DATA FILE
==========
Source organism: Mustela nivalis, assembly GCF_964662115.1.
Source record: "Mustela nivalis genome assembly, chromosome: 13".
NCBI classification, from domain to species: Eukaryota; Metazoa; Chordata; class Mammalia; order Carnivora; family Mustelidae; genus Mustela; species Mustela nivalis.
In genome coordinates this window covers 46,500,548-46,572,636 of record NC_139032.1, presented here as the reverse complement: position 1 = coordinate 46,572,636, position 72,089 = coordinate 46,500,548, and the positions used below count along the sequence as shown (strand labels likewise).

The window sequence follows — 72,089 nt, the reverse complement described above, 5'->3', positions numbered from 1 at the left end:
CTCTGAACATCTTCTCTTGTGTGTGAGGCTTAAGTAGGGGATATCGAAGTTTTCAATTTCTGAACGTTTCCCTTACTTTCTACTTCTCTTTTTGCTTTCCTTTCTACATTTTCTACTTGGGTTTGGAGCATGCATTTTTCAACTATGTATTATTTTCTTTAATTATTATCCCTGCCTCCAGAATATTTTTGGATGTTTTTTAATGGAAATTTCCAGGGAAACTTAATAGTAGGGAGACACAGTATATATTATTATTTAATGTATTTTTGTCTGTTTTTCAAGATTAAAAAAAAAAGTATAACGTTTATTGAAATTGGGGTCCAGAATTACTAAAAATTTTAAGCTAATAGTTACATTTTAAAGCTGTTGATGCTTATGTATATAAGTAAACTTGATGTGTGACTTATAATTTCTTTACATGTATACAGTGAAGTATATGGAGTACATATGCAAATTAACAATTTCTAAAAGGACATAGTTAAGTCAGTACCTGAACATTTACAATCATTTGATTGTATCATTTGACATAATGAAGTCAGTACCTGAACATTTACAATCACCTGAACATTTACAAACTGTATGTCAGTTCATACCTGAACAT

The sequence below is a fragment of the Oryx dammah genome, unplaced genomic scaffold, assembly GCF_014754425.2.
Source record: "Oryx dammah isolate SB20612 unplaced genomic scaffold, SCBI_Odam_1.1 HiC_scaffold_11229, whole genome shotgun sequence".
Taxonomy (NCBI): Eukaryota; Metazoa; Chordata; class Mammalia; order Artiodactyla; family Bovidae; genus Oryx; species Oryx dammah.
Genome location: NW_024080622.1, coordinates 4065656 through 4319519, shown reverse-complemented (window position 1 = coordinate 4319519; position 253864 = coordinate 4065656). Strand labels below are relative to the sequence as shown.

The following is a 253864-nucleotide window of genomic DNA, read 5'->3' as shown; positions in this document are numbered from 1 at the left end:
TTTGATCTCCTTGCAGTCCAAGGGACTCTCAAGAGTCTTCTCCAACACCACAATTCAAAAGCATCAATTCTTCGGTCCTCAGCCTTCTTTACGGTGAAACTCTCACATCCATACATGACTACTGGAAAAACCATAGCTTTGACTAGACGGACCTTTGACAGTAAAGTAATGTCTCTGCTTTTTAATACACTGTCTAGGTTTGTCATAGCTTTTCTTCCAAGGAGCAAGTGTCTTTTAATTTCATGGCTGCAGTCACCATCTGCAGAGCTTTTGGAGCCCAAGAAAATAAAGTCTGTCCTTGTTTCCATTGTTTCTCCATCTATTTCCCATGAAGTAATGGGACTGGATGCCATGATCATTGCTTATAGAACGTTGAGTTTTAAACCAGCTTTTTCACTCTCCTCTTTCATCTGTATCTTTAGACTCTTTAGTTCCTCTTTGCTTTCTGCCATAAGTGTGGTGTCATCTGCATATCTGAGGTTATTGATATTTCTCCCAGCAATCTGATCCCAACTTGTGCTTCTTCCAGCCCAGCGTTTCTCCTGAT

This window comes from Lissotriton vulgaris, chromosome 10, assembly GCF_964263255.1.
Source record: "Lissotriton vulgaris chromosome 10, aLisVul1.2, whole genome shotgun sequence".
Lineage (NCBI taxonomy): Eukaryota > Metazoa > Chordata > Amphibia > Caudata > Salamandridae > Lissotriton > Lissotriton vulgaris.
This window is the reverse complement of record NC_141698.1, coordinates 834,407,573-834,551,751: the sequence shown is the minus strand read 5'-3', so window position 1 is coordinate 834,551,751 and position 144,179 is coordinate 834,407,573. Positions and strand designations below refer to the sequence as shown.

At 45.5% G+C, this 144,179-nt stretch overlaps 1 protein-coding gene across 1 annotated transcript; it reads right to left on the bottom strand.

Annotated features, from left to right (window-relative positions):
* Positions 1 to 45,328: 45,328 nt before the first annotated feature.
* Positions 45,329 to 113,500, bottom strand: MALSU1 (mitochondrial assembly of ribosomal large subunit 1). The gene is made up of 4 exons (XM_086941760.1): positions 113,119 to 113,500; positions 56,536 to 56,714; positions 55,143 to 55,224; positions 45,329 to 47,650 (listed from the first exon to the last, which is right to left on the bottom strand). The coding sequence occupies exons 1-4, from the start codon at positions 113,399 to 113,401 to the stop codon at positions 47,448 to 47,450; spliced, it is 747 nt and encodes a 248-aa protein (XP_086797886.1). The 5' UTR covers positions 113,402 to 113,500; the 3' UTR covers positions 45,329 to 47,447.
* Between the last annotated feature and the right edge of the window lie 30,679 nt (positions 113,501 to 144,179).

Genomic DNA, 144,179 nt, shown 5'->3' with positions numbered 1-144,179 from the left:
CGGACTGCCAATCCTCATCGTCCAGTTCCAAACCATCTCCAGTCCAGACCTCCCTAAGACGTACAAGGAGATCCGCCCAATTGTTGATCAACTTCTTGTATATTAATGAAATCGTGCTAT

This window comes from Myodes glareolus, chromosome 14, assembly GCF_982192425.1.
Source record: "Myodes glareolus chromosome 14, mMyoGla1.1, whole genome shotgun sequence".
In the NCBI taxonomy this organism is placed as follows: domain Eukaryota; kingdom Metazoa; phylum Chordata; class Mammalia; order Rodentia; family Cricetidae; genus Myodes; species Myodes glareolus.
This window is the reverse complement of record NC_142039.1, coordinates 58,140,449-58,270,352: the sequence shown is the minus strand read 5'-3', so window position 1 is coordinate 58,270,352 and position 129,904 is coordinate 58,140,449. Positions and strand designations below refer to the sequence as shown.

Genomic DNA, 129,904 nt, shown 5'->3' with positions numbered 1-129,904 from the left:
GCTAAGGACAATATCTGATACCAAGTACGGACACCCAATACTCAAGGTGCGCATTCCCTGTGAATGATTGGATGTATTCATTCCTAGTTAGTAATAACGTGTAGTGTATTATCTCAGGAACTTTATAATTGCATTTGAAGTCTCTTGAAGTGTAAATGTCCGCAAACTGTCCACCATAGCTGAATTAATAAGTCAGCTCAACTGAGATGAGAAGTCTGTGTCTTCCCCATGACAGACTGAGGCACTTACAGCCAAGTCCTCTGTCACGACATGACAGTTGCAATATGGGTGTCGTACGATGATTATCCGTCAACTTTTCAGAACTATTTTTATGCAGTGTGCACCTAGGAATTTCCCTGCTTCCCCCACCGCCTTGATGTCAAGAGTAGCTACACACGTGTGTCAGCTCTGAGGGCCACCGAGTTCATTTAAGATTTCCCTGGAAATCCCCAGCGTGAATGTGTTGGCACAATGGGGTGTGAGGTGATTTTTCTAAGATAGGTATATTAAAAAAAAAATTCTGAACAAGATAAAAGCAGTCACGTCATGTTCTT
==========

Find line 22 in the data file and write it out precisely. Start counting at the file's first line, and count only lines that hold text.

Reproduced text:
Genomic DNA, 144,179 nt, shown 5'->3' with positions numbered 1-144,179 from the left: